Internet of things. It’s a term that most everyone has heard about, but also one that nobody actually understands. The reality is, the internet of things, IoT for short, is a revolutionary technology that has real potential to shake up the future of integrated technology. It is a gateway to artificial intelligence and the direct pathway to business success.

But what exactly is it? IoT is pretty much everything it says it is. It is the huge network of objects and everyday devices that are connected to the internet. While we are used to the traditional smartphone, laptop and tablet as the only entryway to the internet, IoT has managed to really shake things up by introducing potential for connectivity for other objects like refrigerators, pillows and even umbrellas. Such technology creates the avenue for artificial intelligence and inherently “smart” devices that can better cater to personalization and specific function.

The fact of the matter is that the number of connected devices is expected to nearly triple by 2025 to an expected number of 75 billion devices. Not only this, but the worth of the IoT industry is expected to grow to a whopping $6.2 trillion, greatly increasing the projected maximums for health care and manufacturing. Evidently, the growth is indicative of changing times.

How might it affect us? For one, IoT is seemingly turning around the traditional cloud-based computing model that has reigned supreme for the past decade or so. Cloud computing is a fairly new trend in a back-and-forth history of computing. While the first computer was centralized, the introduction of servers created a more distributed model. Inevitably, the move back toward a decentralized system is forthcoming, and it seems highly likely that the IoT might just be the movement that will pull it off. As connected devices become more and more complex, it becomes tougher to solely rely on the cloud, especially when intricate decisions and output are needed in very short periods of time. Expect to see a trend toward this in the near future.

Perhaps on a more negative note, however, is the problem of security. The moment we increase the numbers of devices connected to the network, the more exposed and readily accessible our personal information and preferences become. As such, the IoT movement does pose quite a significant risk in this sense. This is perhaps validated by the Mirai botnet attack in 2016 that led many to fear an apocalypse of the internet. While perpetrated by a few teenagers with intentions far less grand than the ensuing attack, the malware was successfully able to hack into various IoT devices and leverage them to create a malicious network of internet-connected devices called botnets to complete a task that managed to render much of the internet unavailable on the East Coast for a day. And even though IoT security has arguably advanced quite a bit since then, there still is a lot of ground to be made, especially when reports show only “48 percent of businesses can even detect whether they've suffered an IoT breach” and “only 59 percent of companies encrypt all their IoT-related data.”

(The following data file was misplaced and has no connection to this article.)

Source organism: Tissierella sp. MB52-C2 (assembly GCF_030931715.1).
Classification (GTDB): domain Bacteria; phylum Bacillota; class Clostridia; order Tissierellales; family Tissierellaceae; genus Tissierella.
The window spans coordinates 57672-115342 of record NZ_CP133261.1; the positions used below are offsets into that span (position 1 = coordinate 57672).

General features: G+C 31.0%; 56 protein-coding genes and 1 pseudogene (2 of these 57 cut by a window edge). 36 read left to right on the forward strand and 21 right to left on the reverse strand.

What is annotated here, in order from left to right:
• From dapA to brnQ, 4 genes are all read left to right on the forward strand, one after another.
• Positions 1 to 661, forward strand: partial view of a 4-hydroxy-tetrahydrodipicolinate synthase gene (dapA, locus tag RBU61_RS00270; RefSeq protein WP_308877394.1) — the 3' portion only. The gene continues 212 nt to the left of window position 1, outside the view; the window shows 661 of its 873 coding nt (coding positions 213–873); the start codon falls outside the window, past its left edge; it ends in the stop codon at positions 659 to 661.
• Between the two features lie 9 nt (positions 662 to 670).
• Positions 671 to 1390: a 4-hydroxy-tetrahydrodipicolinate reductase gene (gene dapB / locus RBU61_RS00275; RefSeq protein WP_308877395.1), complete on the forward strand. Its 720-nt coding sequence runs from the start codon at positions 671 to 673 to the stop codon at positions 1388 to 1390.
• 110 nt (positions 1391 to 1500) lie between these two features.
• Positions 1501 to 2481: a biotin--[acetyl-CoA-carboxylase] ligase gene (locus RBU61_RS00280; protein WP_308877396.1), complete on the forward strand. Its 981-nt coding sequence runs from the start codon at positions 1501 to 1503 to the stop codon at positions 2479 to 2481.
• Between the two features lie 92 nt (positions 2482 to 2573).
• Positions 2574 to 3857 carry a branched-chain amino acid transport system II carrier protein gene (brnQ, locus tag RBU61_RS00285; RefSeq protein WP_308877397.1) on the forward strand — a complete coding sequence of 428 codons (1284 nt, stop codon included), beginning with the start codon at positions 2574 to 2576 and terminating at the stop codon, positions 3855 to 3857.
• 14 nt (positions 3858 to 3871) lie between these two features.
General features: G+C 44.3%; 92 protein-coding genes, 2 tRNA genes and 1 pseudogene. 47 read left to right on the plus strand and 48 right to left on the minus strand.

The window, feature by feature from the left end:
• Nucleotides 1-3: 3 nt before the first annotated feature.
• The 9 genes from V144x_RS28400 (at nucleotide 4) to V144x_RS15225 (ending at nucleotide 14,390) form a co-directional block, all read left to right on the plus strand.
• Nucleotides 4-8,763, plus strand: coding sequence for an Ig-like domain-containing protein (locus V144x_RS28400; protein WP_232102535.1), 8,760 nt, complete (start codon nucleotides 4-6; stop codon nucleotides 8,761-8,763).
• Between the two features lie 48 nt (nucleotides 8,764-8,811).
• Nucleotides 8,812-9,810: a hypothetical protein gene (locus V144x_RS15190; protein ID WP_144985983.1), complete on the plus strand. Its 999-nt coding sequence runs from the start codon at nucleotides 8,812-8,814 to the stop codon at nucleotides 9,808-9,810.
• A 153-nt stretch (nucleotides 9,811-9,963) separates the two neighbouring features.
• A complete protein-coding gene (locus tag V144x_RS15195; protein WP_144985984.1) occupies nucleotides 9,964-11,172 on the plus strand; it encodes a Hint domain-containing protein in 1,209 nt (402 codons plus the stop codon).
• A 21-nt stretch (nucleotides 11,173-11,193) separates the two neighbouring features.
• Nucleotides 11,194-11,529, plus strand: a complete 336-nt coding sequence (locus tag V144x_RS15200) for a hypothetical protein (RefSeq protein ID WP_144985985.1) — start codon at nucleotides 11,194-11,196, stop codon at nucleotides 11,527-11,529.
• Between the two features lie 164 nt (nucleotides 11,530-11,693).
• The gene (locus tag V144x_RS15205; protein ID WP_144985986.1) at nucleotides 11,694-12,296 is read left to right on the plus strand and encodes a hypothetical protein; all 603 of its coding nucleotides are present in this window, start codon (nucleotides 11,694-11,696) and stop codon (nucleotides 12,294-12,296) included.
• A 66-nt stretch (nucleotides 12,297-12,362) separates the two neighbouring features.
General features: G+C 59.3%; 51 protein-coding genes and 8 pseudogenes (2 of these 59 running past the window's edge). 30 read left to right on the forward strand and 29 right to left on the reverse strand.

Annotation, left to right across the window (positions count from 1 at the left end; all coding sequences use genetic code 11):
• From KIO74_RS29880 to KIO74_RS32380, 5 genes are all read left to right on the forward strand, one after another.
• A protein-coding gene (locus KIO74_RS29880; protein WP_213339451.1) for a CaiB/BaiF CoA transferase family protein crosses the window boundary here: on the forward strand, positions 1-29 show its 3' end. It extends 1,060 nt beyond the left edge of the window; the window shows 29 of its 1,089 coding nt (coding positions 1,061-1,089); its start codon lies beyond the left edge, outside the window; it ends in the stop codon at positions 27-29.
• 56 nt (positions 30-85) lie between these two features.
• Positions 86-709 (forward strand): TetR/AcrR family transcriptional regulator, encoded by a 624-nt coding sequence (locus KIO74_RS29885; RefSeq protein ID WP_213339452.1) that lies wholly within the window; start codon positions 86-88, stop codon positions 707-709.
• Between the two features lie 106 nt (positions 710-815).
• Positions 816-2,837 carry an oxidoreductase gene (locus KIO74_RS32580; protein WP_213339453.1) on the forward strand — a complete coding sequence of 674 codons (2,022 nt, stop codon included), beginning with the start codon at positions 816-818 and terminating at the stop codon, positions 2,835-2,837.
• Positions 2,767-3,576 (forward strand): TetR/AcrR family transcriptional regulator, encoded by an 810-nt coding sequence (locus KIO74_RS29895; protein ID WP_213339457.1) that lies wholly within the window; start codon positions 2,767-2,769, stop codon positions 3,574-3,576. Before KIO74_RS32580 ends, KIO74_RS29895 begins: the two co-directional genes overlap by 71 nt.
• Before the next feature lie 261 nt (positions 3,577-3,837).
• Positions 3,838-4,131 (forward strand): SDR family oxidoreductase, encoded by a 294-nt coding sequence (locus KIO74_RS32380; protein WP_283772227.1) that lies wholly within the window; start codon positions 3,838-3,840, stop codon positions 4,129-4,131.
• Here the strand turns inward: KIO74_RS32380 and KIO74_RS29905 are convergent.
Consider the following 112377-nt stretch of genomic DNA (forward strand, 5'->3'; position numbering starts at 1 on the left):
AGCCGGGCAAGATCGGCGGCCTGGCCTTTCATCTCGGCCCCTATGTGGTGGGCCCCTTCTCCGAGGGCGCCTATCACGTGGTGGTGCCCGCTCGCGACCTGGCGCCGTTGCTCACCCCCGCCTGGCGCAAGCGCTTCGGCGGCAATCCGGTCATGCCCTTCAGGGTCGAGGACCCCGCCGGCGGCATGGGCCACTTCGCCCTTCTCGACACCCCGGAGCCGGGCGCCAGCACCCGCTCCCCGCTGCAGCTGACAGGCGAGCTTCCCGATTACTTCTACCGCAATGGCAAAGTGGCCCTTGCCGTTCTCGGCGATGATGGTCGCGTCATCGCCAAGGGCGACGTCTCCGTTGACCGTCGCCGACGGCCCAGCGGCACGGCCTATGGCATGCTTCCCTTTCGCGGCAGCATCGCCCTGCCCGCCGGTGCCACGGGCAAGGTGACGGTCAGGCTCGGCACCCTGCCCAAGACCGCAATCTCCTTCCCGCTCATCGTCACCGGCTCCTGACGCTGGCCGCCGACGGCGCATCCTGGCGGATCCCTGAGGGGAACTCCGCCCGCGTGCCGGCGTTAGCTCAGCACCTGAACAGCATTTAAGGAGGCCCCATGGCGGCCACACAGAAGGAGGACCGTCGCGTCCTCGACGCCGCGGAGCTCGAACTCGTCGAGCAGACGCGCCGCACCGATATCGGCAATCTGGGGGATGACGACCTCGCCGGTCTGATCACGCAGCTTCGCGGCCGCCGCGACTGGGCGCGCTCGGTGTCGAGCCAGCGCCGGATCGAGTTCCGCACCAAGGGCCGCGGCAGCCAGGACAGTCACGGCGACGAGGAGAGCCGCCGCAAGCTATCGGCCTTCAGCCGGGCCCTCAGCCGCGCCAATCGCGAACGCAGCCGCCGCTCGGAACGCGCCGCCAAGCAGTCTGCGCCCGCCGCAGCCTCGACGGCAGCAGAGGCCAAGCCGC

Nevertheless, IoT maintains its transformative benefits, much of which lie in the arena of sustainability. As such devices begin to be implemented more and more, it is easier for wasteful appliances and products to become more cost and energy efficient. Take, for example, Cree SmartCast Technology, a new application of smart lighting. The application of IoT technology allows for increased savings in energy and other costs while creating an integrated lighting system that offers more personalization than other technologically-lacking alternatives.

A massive future uptrend in big data comes as a result of this. Many of these technologies rely on maintaining vast directories of data and monitoring them in order to create increased personalization. For example, as cities begin to adopt IoT solutions to make their operations efficient, a natural byproduct is the collection of massive amounts of user data and preferences. But in order to create intelligent and innovative systems, this data must be sorted through. Big data offers this solution by combining volume, variety, velocity, veracity and value to create flexible and smart programs. It isn’t a coincidence that “data scientist” is being called the sexiest job of the 21st century. And while naysayers claim that big data doesn’t have a future in the face of “fast data,” the future of artificial intelligence and machine learning simply becomes an impossible task if efficient big data solutions don’t exist.

To get to the point, IoT is where the future is. So, if you haven’t chosen your major yet, consider data science as a possibility. And if you have decided your major, learn some data science anyway. Because before you know it, IoT will have taken over your life.

Adithya Sanjay can be reached at asanjay@umich.edu.

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